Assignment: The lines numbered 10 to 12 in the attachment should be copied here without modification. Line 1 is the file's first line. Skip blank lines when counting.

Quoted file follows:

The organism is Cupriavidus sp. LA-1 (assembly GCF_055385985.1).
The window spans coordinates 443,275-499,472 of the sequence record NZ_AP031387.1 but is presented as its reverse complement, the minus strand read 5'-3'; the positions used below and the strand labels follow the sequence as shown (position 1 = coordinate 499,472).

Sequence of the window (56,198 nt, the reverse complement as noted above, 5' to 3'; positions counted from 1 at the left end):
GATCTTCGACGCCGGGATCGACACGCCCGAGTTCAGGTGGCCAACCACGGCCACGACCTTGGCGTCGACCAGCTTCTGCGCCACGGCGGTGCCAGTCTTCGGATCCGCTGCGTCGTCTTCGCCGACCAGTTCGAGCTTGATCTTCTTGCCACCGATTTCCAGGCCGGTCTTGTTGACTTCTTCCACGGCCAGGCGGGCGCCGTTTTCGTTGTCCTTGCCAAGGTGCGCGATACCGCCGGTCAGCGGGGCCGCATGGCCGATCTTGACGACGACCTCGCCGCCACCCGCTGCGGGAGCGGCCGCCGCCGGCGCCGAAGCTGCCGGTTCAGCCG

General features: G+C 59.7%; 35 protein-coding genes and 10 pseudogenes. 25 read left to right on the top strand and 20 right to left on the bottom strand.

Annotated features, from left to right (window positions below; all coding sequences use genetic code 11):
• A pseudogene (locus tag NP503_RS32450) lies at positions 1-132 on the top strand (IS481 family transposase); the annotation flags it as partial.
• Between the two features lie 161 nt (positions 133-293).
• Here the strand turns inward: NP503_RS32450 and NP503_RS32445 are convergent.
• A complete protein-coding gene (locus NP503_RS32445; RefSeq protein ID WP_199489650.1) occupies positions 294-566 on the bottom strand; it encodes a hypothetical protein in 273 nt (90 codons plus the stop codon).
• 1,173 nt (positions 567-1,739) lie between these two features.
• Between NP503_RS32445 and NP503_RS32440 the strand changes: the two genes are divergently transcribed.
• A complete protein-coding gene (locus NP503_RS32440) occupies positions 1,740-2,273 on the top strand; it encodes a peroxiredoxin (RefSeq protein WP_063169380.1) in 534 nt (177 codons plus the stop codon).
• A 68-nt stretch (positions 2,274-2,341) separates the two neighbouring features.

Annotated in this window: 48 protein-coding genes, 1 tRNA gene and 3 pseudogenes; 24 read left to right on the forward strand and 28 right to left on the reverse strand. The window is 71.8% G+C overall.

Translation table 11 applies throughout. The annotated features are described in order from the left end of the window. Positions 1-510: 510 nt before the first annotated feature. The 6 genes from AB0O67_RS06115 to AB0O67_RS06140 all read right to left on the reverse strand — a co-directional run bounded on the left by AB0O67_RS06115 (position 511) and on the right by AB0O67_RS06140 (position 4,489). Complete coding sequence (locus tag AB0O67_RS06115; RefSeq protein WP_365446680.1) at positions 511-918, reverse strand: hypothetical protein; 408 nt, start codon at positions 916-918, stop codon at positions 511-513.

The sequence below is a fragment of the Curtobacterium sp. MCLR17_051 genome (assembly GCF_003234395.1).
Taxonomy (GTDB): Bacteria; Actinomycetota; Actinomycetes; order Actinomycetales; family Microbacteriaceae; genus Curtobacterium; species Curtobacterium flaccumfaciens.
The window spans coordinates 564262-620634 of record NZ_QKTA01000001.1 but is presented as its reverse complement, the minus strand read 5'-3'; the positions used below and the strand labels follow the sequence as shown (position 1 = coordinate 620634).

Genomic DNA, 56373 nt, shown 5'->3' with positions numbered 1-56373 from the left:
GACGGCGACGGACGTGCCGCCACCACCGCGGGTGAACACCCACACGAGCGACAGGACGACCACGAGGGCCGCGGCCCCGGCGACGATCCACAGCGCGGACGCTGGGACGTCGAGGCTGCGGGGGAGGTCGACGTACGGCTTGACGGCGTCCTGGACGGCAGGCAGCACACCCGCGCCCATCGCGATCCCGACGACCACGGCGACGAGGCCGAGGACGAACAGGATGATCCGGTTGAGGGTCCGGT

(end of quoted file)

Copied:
• A complete protein-coding gene (locus NP503_RS32445; RefSeq protein ID WP_199489650.1) occupies positions 294-566 on the bottom strand; it encodes a hypothetical protein in 273 nt (90 codons plus the stop codon).
• 1,173 nt (positions 567-1,739) lie between these two features.
• Between NP503_RS32445 and NP503_RS32440 the strand changes: the two genes are divergently transcribed.